Jefferson Place, founded in the late 1950s by Alice Denney (who also founded Washington Project for the Arts in 1975), was a nexus for Washington artists as well as avant-garde artists from outside the city. By the early seventies, Sockwell’s art was recognized by several museum curators, notably Walter Hopps, Roy Slade, and Jim Harithas, culminating in a solo exhibition at the Corcoran Gallery of Art in 1974 and group exhibitions at the Brooklyn Museum and the Whitney Museum of American Art in New York. These successes were followed by exhibitions at several Washington galleries including Middendorf Gallery, Barbara Fiedler Gallery, and, in 1983, at Harry Lunn Gallery.
Sockwell belongs to a later generation of Washington artists than that embodied by the Washington Color School, with whom he maintained close relationships. Sockwell’s influence extends to a younger generation of Washington artists who hold direct mark making and abstraction in high regard.
To the extent that Sockwell can be placed in the Modernist tradition, it is important to recognize that his vision is not so much a product of Modernism, but comes from a more seminal place within his own psyche. His enjoyment and appetite for Modern art and by extension for jazz, were sources of personal confirmation and empowerment as he sought to realize his own creations within the overall context of Modernism. His art brought considerable sophistication to several classically modernist questions.
One reoccurring issue in his work is the integration of geometric and gestural abstraction. The painted constructions in particular reflect a sense of completion and a successful fusion of these two disparate strains. Their highly crafted imagery demonstrates solidity and confidence which result from a shamanistic mastery of essential elements. Sockwell’s greatest strength lies in his ability to hold opposites and contradictions in his mind and resolve them visually in his art.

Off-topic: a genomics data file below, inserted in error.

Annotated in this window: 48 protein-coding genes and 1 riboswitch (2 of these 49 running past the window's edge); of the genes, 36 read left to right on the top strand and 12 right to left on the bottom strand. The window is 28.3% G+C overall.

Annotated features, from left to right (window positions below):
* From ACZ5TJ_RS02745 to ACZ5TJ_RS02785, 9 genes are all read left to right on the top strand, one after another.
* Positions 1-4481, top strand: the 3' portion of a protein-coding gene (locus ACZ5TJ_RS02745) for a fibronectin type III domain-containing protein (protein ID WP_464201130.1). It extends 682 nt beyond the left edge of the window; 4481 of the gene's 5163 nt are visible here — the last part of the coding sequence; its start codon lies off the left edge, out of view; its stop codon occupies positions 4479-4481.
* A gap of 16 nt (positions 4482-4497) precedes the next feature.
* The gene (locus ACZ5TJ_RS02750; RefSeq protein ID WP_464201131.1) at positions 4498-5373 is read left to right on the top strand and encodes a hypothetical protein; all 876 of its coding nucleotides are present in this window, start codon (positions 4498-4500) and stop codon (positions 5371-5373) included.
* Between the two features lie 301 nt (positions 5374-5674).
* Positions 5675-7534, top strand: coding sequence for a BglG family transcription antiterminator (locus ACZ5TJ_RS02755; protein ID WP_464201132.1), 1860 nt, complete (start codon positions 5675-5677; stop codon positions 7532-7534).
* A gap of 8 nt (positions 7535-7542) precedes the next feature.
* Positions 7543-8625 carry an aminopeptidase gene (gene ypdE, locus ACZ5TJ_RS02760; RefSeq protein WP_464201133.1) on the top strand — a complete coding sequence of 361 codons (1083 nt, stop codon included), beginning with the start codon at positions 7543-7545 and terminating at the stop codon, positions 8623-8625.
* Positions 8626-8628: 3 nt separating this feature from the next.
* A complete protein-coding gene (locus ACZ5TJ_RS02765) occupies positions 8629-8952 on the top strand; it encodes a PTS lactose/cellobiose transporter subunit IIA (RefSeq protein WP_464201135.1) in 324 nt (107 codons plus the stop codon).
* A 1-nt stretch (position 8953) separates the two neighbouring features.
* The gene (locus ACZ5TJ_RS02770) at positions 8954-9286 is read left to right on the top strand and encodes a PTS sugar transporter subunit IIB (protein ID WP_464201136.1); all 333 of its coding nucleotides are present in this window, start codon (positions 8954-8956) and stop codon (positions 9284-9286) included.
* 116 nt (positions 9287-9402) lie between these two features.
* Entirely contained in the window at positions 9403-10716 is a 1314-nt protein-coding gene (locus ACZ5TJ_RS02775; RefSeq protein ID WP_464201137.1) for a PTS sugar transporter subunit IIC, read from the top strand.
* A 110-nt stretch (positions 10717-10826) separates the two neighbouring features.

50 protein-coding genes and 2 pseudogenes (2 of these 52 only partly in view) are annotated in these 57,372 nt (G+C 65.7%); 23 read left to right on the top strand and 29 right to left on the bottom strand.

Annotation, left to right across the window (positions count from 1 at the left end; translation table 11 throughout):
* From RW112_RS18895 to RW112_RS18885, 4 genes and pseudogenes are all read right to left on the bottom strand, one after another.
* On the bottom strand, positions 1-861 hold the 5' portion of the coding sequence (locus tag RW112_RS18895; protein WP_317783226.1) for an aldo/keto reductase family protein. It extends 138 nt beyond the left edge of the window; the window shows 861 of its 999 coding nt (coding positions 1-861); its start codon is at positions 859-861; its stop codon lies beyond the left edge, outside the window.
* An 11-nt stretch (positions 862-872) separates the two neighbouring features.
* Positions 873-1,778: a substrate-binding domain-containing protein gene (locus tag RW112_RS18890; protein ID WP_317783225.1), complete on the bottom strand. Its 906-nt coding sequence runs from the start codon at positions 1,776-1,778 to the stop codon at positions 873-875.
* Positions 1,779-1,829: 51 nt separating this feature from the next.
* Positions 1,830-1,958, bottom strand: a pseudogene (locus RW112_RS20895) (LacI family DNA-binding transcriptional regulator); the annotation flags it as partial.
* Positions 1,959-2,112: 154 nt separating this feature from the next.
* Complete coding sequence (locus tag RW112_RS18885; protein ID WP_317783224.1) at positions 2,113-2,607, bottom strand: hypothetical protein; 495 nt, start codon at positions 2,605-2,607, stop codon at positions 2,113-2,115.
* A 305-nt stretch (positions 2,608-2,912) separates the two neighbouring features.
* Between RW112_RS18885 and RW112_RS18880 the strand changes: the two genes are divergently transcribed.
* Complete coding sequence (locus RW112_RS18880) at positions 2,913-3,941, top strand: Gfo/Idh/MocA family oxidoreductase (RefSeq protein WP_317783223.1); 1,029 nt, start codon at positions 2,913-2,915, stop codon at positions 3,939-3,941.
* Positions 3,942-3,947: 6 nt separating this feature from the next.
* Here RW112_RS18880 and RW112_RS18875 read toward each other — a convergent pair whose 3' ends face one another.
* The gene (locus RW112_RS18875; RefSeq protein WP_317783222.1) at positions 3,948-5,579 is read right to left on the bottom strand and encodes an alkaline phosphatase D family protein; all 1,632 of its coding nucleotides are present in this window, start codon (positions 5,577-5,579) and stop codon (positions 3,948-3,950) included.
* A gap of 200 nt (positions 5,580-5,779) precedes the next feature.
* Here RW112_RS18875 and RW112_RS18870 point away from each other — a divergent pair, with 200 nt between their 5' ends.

Throughout his work, especially in later works, personal and troubling motifs appear. Appearing almost as automatic writing, these works take the viewer into violently rent territory at the edge of darkness and oblivion. There is an interesting parallel in this regard between the work, “Crisis of the Sixties from 1960” and the later work, “The Wrecking of the Berlin Wall“. Both date from historical periods of drastic social change and both, in their respective ways, quantify the historical moment in their abstract imagery.
Like much abstract art, Sockwell’s work was eclipsed during much of the 1980’s. But changes in the trends of the art world did not stop Sockwell. He continued to develop his intensely personal work despite economic straits.
Two emblematic figures-heroes in Sockwell’s pantheon were the artist Francis Bacon and the actress Marlene Dietrich. As different as they were, these artists epitomize the difficult struggles and tenuous triumphs over adversity and pain that lie at the heart of Sockwell’s art.